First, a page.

Plugging into social media twists your emotions around. You feel angry and outraged for hours. Or you ride on waves of vengeful pleasure. Or your stomach twists into anxious knots, and fear settles cold and heavy in your belly. The emotions stay with you long after you’ve looked away from the screen (and it’s so hard to stay away!). You’ve plugged in and received currents of algorithm-driven feelings, and it’s addictive – the emotions, the potential responses from people to your posts. Do you sense that you’re in control of your social media use?

The E.R. and Society

I was talking recently to someone who works in an emergency room as a nurse, and she told me about all the non-emergencies at the E.R. – among them, people seeking drugs, people sleeping off drunkenness, people with untreated mental illness.

What she described reminded me of this excerpt from a short story, “Emergency Room Notebook, 1977,” by Lucia Berlin (published in an anthology, A Manual for Cleaning Women):

“Fear, poverty, alcoholism, loneliness are terminal illnesses. Emergencies, in fact.”

Two Major Challenges in Mental Health Healing

Here are two big ones that make people feel discouraged after they’ve already started addressing their mental health issues:

Progress isn’t linear

When they start working on their mental health, people often expect (or hope) to experience steady progress. Whether they’re finding ways to manage anxiety or confront the effects of sustained abuse, they hope for a clear, stable path to success.

The reality is more messy, and the messiness can be discouraging.

You deal with difficult situations, the fragility of new habits, and the persistence of long-established patterns of thought and behavior. Just when you think you’re doing fine, new problems crop up. Long-buried emotions demand attention.

That’s not to say that you aren’t making any progress at all. It’s just that healing can be uneven and patchy. It often involves backsliding and reversion. Some areas of your life may improve dramatically and within a relatively short amount of time. In other areas, you may still feel shaky, like you’re fumbling in the dark.

A while ago, I came across an interesting, hopeful quote about how healing is more like a spiral than a straight path:

“We swing around again and again to the same old issues, but at different turns of the spiral. Each time we confront a similar feeling or reaction we have yet another opportunity to learn and to heal. Each time, we bring with us whatever new understanding we have gained since the last time we cycled through this particular difficulty.”

– Nancy J. Napier, Getting Through the Day

It helps to not see healing as the attainment of a perfect state. Healing gives you more strength and resources to deal with the inevitable messiness of life. It also opens up new possibilities for what you can do with your life and what you can experience.

regrets are powerful

Healing often brings with it greater self-awareness. In many ways, this is beautiful. You’re in a better position to make good choices. If you’re more aware of your emotions, you can also be more open to joy, excitement, and love.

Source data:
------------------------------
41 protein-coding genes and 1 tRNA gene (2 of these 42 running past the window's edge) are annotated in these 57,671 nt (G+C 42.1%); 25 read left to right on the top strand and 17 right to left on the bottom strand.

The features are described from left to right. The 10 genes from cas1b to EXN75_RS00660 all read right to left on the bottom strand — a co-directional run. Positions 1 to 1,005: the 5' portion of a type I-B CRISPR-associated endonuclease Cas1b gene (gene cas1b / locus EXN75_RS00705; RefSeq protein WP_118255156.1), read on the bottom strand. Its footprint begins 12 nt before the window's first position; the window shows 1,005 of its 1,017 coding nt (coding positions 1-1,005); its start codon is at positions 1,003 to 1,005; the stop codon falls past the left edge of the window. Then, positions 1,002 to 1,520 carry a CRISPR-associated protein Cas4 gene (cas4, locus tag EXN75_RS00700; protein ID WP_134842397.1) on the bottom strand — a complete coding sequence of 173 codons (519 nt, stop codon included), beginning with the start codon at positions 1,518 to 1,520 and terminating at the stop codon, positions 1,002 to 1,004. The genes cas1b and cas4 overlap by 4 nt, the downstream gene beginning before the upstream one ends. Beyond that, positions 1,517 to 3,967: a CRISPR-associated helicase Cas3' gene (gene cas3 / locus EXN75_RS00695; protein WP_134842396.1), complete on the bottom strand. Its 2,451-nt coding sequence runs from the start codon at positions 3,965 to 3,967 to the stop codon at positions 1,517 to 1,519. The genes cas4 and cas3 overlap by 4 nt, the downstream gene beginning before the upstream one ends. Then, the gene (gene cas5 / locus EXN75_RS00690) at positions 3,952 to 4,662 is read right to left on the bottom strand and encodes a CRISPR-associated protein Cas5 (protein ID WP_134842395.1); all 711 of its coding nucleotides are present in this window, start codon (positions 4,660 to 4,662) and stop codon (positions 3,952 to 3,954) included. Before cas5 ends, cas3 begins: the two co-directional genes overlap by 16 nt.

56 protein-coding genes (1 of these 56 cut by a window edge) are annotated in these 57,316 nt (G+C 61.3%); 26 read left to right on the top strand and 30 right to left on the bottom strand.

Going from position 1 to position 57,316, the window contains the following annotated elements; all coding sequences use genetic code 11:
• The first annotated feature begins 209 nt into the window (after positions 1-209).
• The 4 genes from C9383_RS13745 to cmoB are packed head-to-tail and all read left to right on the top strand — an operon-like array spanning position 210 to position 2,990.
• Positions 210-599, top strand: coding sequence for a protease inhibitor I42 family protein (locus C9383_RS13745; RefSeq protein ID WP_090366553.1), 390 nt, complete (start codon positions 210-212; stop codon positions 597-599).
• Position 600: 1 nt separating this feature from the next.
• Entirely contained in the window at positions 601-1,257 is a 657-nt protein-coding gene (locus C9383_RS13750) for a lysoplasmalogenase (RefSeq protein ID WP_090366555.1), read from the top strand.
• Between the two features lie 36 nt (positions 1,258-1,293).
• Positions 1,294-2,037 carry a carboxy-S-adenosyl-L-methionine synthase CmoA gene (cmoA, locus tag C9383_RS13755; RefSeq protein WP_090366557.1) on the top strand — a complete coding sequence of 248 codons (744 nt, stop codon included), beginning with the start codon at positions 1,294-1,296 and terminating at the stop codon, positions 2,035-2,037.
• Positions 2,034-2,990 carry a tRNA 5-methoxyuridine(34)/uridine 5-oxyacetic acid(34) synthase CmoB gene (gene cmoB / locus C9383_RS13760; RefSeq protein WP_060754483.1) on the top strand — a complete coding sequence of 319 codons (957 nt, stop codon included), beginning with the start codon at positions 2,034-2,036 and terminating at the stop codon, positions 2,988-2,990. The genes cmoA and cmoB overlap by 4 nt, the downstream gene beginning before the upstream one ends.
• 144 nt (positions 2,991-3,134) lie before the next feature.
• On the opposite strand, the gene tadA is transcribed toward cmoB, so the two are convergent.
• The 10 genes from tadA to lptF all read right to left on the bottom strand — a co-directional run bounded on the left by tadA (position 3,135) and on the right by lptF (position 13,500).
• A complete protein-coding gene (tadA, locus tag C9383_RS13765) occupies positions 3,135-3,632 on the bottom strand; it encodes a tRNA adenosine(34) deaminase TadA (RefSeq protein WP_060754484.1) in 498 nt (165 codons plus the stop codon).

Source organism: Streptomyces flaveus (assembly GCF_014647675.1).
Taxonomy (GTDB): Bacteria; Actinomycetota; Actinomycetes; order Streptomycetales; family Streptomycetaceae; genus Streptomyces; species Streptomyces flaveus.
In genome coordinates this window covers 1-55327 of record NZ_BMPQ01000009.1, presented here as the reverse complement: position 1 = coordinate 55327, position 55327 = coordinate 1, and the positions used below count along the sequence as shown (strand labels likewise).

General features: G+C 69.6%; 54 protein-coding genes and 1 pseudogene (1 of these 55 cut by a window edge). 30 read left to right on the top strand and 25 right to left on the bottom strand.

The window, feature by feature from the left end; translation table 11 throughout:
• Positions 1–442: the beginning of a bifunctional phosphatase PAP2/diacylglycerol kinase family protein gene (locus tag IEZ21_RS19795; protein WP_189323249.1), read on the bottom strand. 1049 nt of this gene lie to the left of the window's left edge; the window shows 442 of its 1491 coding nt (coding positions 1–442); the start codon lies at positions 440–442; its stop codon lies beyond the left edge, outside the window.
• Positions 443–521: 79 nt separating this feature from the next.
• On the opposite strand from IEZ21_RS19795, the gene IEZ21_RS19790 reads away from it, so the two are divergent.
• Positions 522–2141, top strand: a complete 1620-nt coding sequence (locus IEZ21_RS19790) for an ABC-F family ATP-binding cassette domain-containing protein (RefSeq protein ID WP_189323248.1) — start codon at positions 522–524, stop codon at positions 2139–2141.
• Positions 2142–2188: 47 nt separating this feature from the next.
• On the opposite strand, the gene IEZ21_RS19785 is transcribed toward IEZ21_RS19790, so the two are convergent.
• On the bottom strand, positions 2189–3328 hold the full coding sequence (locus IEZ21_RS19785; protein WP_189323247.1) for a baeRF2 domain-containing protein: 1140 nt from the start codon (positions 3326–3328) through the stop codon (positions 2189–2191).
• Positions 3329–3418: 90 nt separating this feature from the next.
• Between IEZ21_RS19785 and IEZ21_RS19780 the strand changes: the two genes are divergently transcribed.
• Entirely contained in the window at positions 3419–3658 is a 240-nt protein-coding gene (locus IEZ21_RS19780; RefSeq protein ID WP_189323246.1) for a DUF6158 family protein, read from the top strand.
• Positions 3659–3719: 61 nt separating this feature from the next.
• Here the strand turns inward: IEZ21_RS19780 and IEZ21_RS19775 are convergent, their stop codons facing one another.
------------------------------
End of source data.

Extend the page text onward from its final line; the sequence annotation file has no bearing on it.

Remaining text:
But awareness can also bring with it pain. You realize that certain relationships in your life are damaging. You become acutely aware of things you’ve missed out on. Even as you grow stronger mentally and emotionally, regret may blindside you. Grieving what’s lost and coming to terms with regret become part of your healing.

There are different ways of dealing with regret – like focusing more on the future, focusing on what you’re doing with your life now, and changing the story you tell about your life, so that it’s more about what you’re overcoming and what you’re working towards, and less about wasted time and loss. Still, regret is undeniably difficult to deal with.

Dangerously Pretending That You’re Separate From Your Body

Maybe at some point I’ll write a longer post about this. For now, I just want to point out strong tendencies I’m seeing on multiple fronts – in commentary on sexuality, pregnancy, dieting, surgery, and other topics – where the body gets treated as something separate from you as a person.

The tendency to think of the body as an inert meat sack. Or as a mere machine. Or simply as a glove you’re wearing, nothing more. That the “real you” isn’t connected to your body.

That you can have all kinds of things done to your body or do all kinds of things to your body – physical harm, modifications, deprivations of different kinds, sexual acts you’re gritting your teeth to endure, the commodification of organs or the body as a whole – and that somehow this will leave your mental well-being untouched. (Or at least, you can move on quickly if you just don’t think about it too much.)

Ignoring the body is easier than ever with all the distractions around you. Is your body persistently sending you signals that you’re always ignoring? Even if you think your body is “misfiring” in some way – for instance, warning you of a danger that you don’t think exists – it’s still important to make note of how your body communicates with you. Maybe the danger is legitimate. Or maybe you’re experiencing an anxiety that you need to learn how to understand and soothe. Regardless, it’s important to engage with yourself. Ignoring your body isn’t a long-term solution. Any underlying problems don’t go away.